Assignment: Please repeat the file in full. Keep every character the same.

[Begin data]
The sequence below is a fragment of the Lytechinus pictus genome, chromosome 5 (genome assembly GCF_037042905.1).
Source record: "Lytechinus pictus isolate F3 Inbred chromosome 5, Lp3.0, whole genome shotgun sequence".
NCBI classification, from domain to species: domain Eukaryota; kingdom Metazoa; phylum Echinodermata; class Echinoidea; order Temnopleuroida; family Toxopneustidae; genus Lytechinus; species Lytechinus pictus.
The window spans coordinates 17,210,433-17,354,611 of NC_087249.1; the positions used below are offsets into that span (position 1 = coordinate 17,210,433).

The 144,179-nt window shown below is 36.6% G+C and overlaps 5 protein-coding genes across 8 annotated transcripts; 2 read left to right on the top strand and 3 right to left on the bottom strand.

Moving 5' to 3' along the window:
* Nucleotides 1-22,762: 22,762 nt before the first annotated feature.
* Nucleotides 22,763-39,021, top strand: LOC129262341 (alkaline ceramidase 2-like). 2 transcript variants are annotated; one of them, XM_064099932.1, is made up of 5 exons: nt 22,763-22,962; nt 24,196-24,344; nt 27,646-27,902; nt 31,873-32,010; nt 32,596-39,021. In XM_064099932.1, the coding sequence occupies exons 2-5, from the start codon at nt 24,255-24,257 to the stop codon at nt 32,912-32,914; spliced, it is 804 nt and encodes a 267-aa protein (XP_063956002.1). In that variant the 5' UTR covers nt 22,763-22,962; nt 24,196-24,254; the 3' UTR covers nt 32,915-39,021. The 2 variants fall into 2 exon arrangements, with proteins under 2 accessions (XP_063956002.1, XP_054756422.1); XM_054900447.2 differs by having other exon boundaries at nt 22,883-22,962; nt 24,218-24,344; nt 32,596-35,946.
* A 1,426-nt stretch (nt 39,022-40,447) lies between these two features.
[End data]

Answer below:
The sequence below is a fragment of the Lytechinus pictus genome, chromosome 5 (genome assembly GCF_037042905.1).
Source record: "Lytechinus pictus isolate F3 Inbred chromosome 5, Lp3.0, whole genome shotgun sequence".
NCBI classification, from domain to species: domain Eukaryota; kingdom Metazoa; phylum Echinodermata; class Echinoidea; order Temnopleuroida; family Toxopneustidae; genus Lytechinus; species Lytechinus pictus.
The window spans coordinates 17,210,433-17,354,611 of NC_087249.1; the positions used below are offsets into that span (position 1 = coordinate 17,210,433).

The 144,179-nt window shown below is 36.6% G+C and overlaps 5 protein-coding genes across 8 annotated transcripts; 2 read left to right on the top strand and 3 right to left on the bottom strand.

Moving 5' to 3' along the window:
* Nucleotides 1-22,762: 22,762 nt before the first annotated feature.
* Nucleotides 22,763-39,021, top strand: LOC129262341 (alkaline ceramidase 2-like). 2 transcript variants are annotated; one of them, XM_064099932.1, is made up of 5 exons: nt 22,763-22,962; nt 24,196-24,344; nt 27,646-27,902; nt 31,873-32,010; nt 32,596-39,021. In XM_064099932.1, the coding sequence occupies exons 2-5, from the start codon at nt 24,255-24,257 to the stop codon at nt 32,912-32,914; spliced, it is 804 nt and encodes a 267-aa protein (XP_063956002.1). In that variant the 5' UTR covers nt 22,763-22,962; nt 24,196-24,254; the 3' UTR covers nt 32,915-39,021. The 2 variants fall into 2 exon arrangements, with proteins under 2 accessions (XP_063956002.1, XP_054756422.1); XM_054900447.2 differs by having other exon boundaries at nt 22,883-22,962; nt 24,218-24,344; nt 32,596-35,946.
* A 1,426-nt stretch (nt 39,022-40,447) lies between these two features.